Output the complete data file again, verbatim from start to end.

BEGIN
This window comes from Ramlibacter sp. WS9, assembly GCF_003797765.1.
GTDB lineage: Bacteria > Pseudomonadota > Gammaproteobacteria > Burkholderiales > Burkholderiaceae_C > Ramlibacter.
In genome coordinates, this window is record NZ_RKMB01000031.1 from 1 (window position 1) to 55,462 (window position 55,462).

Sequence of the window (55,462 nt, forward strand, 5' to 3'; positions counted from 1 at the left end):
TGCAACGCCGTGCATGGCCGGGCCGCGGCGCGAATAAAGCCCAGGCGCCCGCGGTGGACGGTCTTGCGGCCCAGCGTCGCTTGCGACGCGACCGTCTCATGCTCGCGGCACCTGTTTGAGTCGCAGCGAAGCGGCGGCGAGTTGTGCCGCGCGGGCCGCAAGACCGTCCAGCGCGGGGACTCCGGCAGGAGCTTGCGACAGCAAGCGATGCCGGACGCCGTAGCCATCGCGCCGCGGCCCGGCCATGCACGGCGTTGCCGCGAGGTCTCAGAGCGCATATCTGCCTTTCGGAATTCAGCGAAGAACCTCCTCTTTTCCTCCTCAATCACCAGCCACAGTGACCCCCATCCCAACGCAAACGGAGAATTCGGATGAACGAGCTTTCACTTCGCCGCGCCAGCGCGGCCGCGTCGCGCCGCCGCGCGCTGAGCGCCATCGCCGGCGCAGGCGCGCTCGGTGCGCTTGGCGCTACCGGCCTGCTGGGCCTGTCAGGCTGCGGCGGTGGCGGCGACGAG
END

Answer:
This window comes from Ramlibacter sp. WS9, assembly GCF_003797765.1.
GTDB lineage: Bacteria > Pseudomonadota > Gammaproteobacteria > Burkholderiales > Burkholderiaceae_C > Ramlibacter.
In genome coordinates, this window is record NZ_RKMB01000031.1 from 1 (window position 1) to 55,462 (window position 55,462).

Sequence of the window (55,462 nt, forward strand, 5' to 3'; positions counted from 1 at the left end):
TGCAACGCCGTGCATGGCCGGGCCGCGGCGCGAATAAAGCCCAGGCGCCCGCGGTGGACGGTCTTGCGGCCCAGCGTCGCTTGCGACGCGACCGTCTCATGCTCGCGGCACCTGTTTGAGTCGCAGCGAAGCGGCGGCGAGTTGTGCCGCGCGGGCCGCAAGACCGTCCAGCGCGGGGACTCCGGCAGGAGCTTGCGACAGCAAGCGATGCCGGACGCCGTAGCCATCGCGCCGCGGCCCGGCCATGCACGGCGTTGCCGCGAGGTCTCAGAGCGCATATCTGCCTTTCGGAATTCAGCGAAGAACCTCCTCTTTTCCTCCTCAATCACCAGCCACAGTGACCCCCATCCCAACGCAAACGGAGAATTCGGATGAACGAGCTTTCACTTCGCCGCGCCAGCGCGGCCGCGTCGCGCCGCCGCGCGCTGAGCGCCATCGCCGGCGCAGGCGCGCTCGGTGCGCTTGGCGCTACCGGCCTGCTGGGCCTGTCAGGCTGCGGCGGTGGCGGCGACGAG